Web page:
[Getting Started with LLVM](https://llvm.org/docs/GettingStarted.html#getting-started-with-llvm)
page for detailed information on configuring and compiling LLVM. You can visit
[Directory Layout](https://llvm.org/docs/GettingStarted.html#directory-layout)
to learn about the layout of the source code tree.
The European Processor Initiative (EPI) (FPA: 800928) has received funding from the European Union’s Horizon 2020 research and innovation programme under grant agreement EPI-SGA1: 826647
# The LLVM Compiler Infrastructure
This directory and its sub-directories contain source code for LLVM,
a toolkit for the construction of highly optimized compilers,
optimizers, and run-time environments.
The README briefly describes how to get started with building LLVM.
For more information on how to contribute to the LLVM project, please
take a look at the
[Contributing to LLVM](https://llvm.org/docs/Contributing.html) guide.
## Getting Started with the LLVM System
Taken from https://llvm.org/docs/GettingStarted.html.
### Overview
Welcome to the LLVM project!
The LLVM project has multiple components. The core of the project is
itself called "LLVM". This contains all of the tools, libraries, and header
files needed to process intermediate representations and converts it into
object files. Tools include an assembler, disassembler, bitcode analyzer, and
bitcode optimizer. It also contains basic regression tests.
C-like languages use the [Clang](http://clang.llvm.org/) front end. This
component compiles C, C++, Objective-C, and Objective-C++ code into LLVM bitcode
-- and from there into object files, using LLVM.
Other components include:
the [libc++ C++ standard library](https://libcxx.llvm.org),
the [LLD linker](https://lld.llvm.org), and more.
### Getting the Source Code and Building LLVM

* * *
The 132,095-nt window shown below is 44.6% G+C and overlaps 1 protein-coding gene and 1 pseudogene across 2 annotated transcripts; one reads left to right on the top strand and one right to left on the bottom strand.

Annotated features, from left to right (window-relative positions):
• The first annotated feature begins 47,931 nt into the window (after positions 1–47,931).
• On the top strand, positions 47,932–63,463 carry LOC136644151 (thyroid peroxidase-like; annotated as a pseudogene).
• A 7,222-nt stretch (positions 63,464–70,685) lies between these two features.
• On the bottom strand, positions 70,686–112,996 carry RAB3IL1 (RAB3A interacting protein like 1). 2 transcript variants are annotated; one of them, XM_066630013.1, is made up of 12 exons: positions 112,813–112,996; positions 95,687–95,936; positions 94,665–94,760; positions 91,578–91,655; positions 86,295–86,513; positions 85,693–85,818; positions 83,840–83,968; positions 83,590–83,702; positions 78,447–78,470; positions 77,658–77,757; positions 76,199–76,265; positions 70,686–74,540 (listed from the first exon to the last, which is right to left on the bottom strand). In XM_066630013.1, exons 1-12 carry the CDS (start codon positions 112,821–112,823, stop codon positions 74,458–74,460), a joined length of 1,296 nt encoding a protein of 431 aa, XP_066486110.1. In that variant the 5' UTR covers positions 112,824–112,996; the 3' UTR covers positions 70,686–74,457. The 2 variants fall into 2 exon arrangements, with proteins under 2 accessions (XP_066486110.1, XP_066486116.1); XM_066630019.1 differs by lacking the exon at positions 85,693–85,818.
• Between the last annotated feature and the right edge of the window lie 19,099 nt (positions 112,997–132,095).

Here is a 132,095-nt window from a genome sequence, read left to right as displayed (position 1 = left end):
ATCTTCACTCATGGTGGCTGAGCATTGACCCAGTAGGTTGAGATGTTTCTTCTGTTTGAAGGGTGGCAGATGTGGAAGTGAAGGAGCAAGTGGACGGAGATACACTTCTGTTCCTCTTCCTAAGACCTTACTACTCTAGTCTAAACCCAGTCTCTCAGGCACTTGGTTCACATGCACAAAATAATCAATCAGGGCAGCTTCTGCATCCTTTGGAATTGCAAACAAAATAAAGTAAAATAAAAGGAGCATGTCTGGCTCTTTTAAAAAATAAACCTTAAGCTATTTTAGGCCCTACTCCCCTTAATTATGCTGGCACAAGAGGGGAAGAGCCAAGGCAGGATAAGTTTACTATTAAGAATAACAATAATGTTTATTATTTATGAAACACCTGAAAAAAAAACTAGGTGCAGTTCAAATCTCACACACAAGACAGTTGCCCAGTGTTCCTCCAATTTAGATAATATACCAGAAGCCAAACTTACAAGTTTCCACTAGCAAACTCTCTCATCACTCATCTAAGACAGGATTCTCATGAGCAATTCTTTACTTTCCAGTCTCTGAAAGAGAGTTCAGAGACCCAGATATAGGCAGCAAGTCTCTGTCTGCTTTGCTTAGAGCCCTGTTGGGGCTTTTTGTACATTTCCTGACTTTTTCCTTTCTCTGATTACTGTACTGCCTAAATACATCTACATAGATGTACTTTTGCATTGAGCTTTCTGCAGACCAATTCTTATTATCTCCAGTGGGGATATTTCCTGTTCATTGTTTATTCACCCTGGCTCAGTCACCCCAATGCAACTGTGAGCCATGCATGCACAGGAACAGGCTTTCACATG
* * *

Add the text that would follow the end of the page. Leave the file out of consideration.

The LLVM Getting Started documentation may be out of date. The [Clang
Getting Started](http://clang.llvm.org/get_started.html) page might have more
accurate information.
This is an example work-flow and configuration to get and build the LLVM source:
1. Checkout LLVM (including related sub-projects like Clang):
* ``git clone https://github.com/llvm/llvm-project.git``
* Or, on windows, ``git clone --config core.autocrlf=false
https://github.com/llvm/llvm-project.git``
2. Configure and build LLVM and Clang:
* ``cd llvm-project``
* ``mkdir build``
* ``cd build``
* ``cmake -G <generator> [options] ../llvm``
Some common build system generators are:
* ``Ninja`` --- for generating [Ninja](https://ninja-build.org)
build files. Most llvm developers use Ninja.
* ``Unix Makefiles`` --- for generating make-compatible parallel makefiles.
* ``Visual Studio`` --- for generating Visual Studio projects and
solutions.
* ``Xcode`` --- for generating Xcode projects.
Some Common options:
* ``-DLLVM_ENABLE_PROJECTS='...'`` --- semicolon-separated list of the LLVM
sub-projects you'd like to additionally build. Can include any of: clang,
clang-tools-extra, libcxx, libcxxabi, libunwind, lldb, compiler-rt, lld,
polly, or debuginfo-tests.
For example, to build LLVM, Clang, libcxx, and libcxxabi, use
``-DLLVM_ENABLE_PROJECTS="clang;libcxx;libcxxabi"``.
* ``-DCMAKE_INSTALL_PREFIX=directory`` --- Specify for *directory* the full
path name of where you want the LLVM tools and libraries to be installed
(default ``/usr/local``).
* ``-DCMAKE_BUILD_TYPE=type`` --- Valid options for *type* are Debug,
Release, RelWithDebInfo, and MinSizeRel. Default is Debug.
* ``-DLLVM_ENABLE_ASSERTIONS=On`` --- Compile with assertion checks enabled
(default is Yes for Debug builds, No for all other build types).
* ``cmake --build . [-- [options] <target>]`` or your build system specified above
directly.
* The default target (i.e. ``ninja`` or ``make``) will build all of LLVM.
* The ``check-all`` target (i.e. ``ninja check-all``) will run the
regression tests to ensure everything is in working order.
* CMake will generate targets for each tool and library, and most
LLVM sub-projects generate their own ``check-<project>`` target.
* Running a serial build will be **slow**. To improve speed, try running a
parallel build. That's done by default in Ninja; for ``make``, use the option
``-j NNN``, where ``NNN`` is the number of parallel jobs, e.g. the number of
CPUs you have.
* For more information see [CMake](https://llvm.org/docs/CMake.html)
Consult the
[Getting Started with LLVM](https://llvm.org/docs/GettingStarted.html#getting-started-with-llvm)
page for detailed information on configuring and compiling LLVM. You can visit
[Directory Layout](https://llvm.org/docs/GettingStarted.html#directory-layout)
to learn about the layout of the source code tree.